For the complete list of Top 100 Banned/Challenged Books: 2000-2009, check out ALA’s website.  Also, check out the American Library Association’s Banned Books Week Proclamation.

We support the freedom to read.

Poetry Friday: Autumn

Posted by | September 24, 2010 | No Comments

Yesterday marked the first day of autumn and you could almost hear the collective sigh across the country.  It’s my absolute favorite season, but I’ll let Douglas Florian’s poem tell you what I enjoy most about it:

WHAT I LOVE ABOUT AUTUMN
by Douglas Florian

Apple picking
Frisbee flicking
Falling leaves
Bracing breeze
Flying kites
Cool crisp nights
Trick or treat
(Sweets to eat)
Pumpkin pies
Clear blue skies
Fireplaces
Relay races
Football games —
I love that autumn has two names.

From Autumnblings
by Douglas Florian
Greenwillow Books, 2003

Download the activity guide.

Pinkalicious

Posted by | September 23, 2010 | No Comments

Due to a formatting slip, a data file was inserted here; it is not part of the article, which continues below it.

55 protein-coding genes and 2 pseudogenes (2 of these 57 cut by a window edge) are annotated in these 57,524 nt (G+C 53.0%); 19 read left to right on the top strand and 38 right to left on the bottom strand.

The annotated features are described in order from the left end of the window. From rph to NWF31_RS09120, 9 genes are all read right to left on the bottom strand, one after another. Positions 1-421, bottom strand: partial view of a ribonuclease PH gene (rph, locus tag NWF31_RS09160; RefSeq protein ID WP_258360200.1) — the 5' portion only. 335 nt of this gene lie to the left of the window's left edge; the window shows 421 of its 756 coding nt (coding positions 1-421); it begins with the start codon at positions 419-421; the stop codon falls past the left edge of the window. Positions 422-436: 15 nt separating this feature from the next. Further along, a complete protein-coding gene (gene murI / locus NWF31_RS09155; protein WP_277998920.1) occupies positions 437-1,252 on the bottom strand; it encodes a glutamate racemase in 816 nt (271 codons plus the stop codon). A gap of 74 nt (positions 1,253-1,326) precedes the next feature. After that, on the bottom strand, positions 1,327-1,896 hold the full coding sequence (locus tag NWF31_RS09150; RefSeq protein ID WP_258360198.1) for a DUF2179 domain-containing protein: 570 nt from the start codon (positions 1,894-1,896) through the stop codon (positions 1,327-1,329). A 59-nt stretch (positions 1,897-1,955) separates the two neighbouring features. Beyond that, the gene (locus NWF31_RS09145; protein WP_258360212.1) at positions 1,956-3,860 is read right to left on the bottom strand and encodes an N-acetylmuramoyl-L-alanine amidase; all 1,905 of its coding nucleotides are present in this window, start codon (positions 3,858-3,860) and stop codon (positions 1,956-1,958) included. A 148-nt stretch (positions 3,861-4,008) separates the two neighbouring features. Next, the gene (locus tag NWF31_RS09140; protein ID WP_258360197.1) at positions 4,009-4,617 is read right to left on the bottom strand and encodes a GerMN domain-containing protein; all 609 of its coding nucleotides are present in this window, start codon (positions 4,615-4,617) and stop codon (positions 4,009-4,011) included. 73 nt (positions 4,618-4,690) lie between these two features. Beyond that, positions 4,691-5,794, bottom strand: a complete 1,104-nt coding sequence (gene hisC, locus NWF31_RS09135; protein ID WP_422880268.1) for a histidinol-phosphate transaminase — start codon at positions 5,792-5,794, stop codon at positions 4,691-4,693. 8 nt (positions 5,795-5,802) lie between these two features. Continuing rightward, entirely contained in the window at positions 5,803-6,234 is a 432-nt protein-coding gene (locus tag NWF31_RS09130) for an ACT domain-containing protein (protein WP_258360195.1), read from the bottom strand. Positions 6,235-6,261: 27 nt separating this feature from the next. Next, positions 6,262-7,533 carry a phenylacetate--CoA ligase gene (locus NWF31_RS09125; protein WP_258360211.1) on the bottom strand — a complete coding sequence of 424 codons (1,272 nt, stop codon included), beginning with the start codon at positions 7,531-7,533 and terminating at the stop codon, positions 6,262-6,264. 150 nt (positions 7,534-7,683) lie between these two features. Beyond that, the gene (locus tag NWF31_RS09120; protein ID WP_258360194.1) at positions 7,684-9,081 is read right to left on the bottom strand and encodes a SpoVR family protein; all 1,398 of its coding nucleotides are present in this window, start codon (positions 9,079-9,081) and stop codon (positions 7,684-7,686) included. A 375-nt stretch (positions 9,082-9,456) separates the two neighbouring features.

You can imagine the excited buzz around our offices when we all received an email to let us know that, through December 31st, 2010, all Crumbs Bake Shops are selling custom PINKALICIOUS cupcakes!  You certainly don’t have to tell this crew twice.  Cupcakes! And on November 6th, Crumbs will give a free cupcake to anyone dressed as Pinkalicious or brings in a copy of the book or doll. Free cupcakes!

On one of those days when I’m reminded how fun my job is, I stopped by our local Crumbs (one block from the office) to buy some cupcakes.  So cute!

I stopped by Maria Modugno’s office to give her a cupcake – she’s the editor of the Pinkalicious series.

For more Pinkalicious goodies, visit the Parents and Teachers section of the Pinkalicious website.  You’ll find a curriculum guide and ideas for putting on your own Pinkalicious party.

Lunch with Charles Benoit

Posted by | September 22, 2010 | No Comments

I love the word raconteur.  It’s derivative from the French verb raconter – to relate, to recount – and it is defined as “a storyteller, especially a person noted for telling stories with skill and wit.”  And it is the exact word that comes to mind to describe Charles Benoit, author of the critically acclaimed young adult novel YOU:

Charles shares stories with our librarian friends